The Kremlin gingerly backed off from a confrontation with the Italian Communist Party today by proposing an end to name-calling and urging Italian Communists to support Soviet foreign policy.
The unusual about-face came three weeks after the Soviet party virtually excommunicated leaders of the Italian Communist Party from the world communist movement for their "monstrous" and "truly sacrilegious" criticism following the military takeover in Poland.
The Communist Party newspaper Pravda had singled out Enrico Berlinguer, the Italian party's general secretary, and three other Italian Communist leaders for charges that they had renounced Marxism-Leninism and "everything that links them" to other Communist parties. The Italian leadership had condemned the Polish crackdown as reflecting a fundamental crisis of the socialist system.
Today, Pravda referred repeatedly to Berlinguer and other Italian leaders as "comrades" before concluding that the Soviet party "is not interested in sharpening the polemic, but neither will it retreat if a polemic is imposed on it as was the case" with the Italian condemnation of the Polish crackdown.
"It nevertheless is calling on the Italian party to view more seriously the severe and ruthless reality of class struggle in the international arena" at a time of East-West tensions. Pravda suggested that the Italian Communists should struggle "against the aggressive policy of imperialism, the arms race, against the deployment of new U.S. missiles in Italy."
The new Soviet stand on the Italian view appears to reflect assessments here that continued public arguing with the Italians was not in Moscow's interest and could do more political harm then good for the Soviet Bloc.
There was speculation here among diplomats that the shift in position may reflect the departure of Mikhail Suslov, the main Soviet ideologue who died last month. Suslov had been known as an unyielding supporter of orthodoxy. His place was taken by Konstantin Chernenko, a Politburo member close to President Leonid Brezhnev.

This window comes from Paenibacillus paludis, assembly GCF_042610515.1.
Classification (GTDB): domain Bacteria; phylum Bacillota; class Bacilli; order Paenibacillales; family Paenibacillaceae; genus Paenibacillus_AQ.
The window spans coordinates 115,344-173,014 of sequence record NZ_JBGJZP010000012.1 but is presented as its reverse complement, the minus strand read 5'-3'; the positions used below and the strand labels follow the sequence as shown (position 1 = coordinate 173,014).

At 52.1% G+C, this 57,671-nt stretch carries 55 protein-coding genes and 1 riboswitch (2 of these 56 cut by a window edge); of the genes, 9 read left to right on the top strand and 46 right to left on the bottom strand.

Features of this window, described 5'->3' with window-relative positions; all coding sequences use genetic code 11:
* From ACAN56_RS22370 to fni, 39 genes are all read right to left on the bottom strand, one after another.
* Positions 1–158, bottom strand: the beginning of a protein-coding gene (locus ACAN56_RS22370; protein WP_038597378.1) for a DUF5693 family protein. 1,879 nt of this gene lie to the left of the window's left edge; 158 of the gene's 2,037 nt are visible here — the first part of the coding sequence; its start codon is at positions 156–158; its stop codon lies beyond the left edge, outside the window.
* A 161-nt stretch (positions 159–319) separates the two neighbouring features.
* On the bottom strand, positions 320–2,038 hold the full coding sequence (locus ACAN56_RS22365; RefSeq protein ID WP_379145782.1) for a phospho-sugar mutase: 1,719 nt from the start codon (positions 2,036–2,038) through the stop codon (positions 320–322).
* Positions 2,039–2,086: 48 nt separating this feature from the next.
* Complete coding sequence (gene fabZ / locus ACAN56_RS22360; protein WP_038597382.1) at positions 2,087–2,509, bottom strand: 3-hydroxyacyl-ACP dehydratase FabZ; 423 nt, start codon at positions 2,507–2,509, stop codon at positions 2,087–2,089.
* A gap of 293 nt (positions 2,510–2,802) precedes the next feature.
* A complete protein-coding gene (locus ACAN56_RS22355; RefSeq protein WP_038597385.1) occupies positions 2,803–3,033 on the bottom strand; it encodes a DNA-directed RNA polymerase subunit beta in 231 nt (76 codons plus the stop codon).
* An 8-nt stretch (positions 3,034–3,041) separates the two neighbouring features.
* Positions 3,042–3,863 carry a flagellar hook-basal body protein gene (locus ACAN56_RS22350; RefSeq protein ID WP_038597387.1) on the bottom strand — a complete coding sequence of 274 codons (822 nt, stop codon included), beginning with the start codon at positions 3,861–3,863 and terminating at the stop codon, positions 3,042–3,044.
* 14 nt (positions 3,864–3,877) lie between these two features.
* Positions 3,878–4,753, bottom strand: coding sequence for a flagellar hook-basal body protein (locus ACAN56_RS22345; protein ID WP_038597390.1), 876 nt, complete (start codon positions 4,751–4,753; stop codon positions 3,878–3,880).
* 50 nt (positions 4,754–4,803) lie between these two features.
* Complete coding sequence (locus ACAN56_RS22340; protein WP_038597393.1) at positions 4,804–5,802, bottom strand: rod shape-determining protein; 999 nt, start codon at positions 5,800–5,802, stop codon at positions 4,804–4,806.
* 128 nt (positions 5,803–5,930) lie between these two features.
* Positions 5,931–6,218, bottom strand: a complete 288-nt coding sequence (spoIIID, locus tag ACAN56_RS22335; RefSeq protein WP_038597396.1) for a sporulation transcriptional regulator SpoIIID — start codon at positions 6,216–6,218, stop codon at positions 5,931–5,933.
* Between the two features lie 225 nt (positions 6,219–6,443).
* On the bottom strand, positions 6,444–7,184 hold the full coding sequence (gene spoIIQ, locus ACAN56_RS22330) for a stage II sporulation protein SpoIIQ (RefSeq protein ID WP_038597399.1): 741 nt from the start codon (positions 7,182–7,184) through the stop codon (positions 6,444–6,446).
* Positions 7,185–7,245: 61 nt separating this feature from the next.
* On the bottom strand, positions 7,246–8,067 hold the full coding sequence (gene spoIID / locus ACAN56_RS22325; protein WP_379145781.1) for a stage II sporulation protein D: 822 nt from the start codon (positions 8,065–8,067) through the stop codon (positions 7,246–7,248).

Pravda today repeated basic Soviet charges that the Italian party had failed to show "genuine internationalism."
But the sharpest criticism leveled against the Italians today was that their actions "do not serve the cause of peace and socialism"--which is the mildest form of condemnation in the Soviet party's arsenal.
The Pravda attack of Jan. 24 was described as an act of "defense" against Italian charges and "not an attack on the Italian Communist Party."
Pravda said that since the first article some Italian Communist leaders have stated publicly that "the Italian Communist Party did not even think of denying the role of the Soviet Union in the defense" of peace and the working-class movement. It said that the Italians have since spoken of Lenin, the founder of the Soviet state, "with much greater respect and much more seriously."
The tone and substance of today's article suggested that the Kremlin hopes to narrow the gap with the Italian Communists or at least to forestall further polemics that could become the topic of discussion among other Communist parties.
It seems also clear that the question of the planned U.S. deployment of new medium-range nuclear weapons in Europe next year remains Moscow's primary concern and that the Italian Communists are expected to play an important role in the antiwar movement against the prospective deployment.